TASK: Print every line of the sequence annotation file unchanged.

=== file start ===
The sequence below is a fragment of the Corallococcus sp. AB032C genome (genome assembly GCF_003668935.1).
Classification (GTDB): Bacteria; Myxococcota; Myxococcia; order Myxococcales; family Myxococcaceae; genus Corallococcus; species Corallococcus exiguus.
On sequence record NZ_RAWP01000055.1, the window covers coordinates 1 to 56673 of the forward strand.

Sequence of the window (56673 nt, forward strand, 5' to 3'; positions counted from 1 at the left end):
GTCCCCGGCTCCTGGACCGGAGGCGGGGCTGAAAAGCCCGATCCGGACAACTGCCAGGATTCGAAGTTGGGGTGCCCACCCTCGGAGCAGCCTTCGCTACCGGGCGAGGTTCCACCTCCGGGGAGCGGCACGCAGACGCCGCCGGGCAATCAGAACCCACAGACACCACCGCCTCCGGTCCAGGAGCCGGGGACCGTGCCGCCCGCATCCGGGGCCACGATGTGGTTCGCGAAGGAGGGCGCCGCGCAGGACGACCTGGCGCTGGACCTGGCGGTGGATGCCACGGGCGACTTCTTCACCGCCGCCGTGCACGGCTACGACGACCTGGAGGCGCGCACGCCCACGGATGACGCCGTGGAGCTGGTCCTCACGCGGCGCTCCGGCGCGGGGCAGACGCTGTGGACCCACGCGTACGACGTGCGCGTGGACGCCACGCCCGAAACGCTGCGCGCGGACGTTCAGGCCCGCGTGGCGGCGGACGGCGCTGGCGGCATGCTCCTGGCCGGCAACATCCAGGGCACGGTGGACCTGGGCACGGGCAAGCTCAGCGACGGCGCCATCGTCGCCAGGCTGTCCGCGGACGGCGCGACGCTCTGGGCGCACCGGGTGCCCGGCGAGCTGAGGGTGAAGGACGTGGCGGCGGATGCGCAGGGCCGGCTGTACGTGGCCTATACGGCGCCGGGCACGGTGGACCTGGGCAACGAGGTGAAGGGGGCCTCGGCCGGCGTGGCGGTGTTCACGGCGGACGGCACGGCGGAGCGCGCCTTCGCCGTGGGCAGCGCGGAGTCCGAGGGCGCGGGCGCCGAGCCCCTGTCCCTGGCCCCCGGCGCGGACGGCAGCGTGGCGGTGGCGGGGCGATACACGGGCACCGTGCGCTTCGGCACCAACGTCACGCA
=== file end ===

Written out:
The sequence below is a fragment of the Corallococcus sp. AB032C genome (genome assembly GCF_003668935.1).
Classification (GTDB): Bacteria; Myxococcota; Myxococcia; order Myxococcales; family Myxococcaceae; genus Corallococcus; species Corallococcus exiguus.
On sequence record NZ_RAWP01000055.1, the window covers coordinates 1 to 56673 of the forward strand.

Sequence of the window (56673 nt, forward strand, 5' to 3'; positions counted from 1 at the left end):
GTCCCCGGCTCCTGGACCGGAGGCGGGGCTGAAAAGCCCGATCCGGACAACTGCCAGGATTCGAAGTTGGGGTGCCCACCCTCGGAGCAGCCTTCGCTACCGGGCGAGGTTCCACCTCCGGGGAGCGGCACGCAGACGCCGCCGGGCAATCAGAACCCACAGACACCACCGCCTCCGGTCCAGGAGCCGGGGACCGTGCCGCCCGCATCCGGGGCCACGATGTGGTTCGCGAAGGAGGGCGCCGCGCAGGACGACCTGGCGCTGGACCTGGCGGTGGATGCCACGGGCGACTTCTTCACCGCCGCCGTGCACGGCTACGACGACCTGGAGGCGCGCACGCCCACGGATGACGCCGTGGAGCTGGTCCTCACGCGGCGCTCCGGCGCGGGGCAGACGCTGTGGACCCACGCGTACGACGTGCGCGTGGACGCCACGCCCGAAACGCTGCGCGCGGACGTTCAGGCCCGCGTGGCGGCGGACGGCGCTGGCGGCATGCTCCTGGCCGGCAACATCCAGGGCACGGTGGACCTGGGCACGGGCAAGCTCAGCGACGGCGCCATCGTCGCCAGGCTGTCCGCGGACGGCGCGACGCTCTGGGCGCACCGGGTGCCCGGCGAGCTGAGGGTGAAGGACGTGGCGGCGGATGCGCAGGGCCGGCTGTACGTGGCCTATACGGCGCCGGGCACGGTGGACCTGGGCAACGAGGTGAAGGGGGCCTCGGCCGGCGTGGCGGTGTTCACGGCGGACGGCACGGCGGAGCGCGCCTTCGCCGTGGGCAGCGCGGAGTCCGAGGGCGCGGGCGCCGAGCCCCTGTCCCTGGCCCCCGGCGCGGACGGCAGCGTGGCGGTGGCGGGGCGATACACGGGCACCGTGCGCTTCGGCACCAACGTCACGCA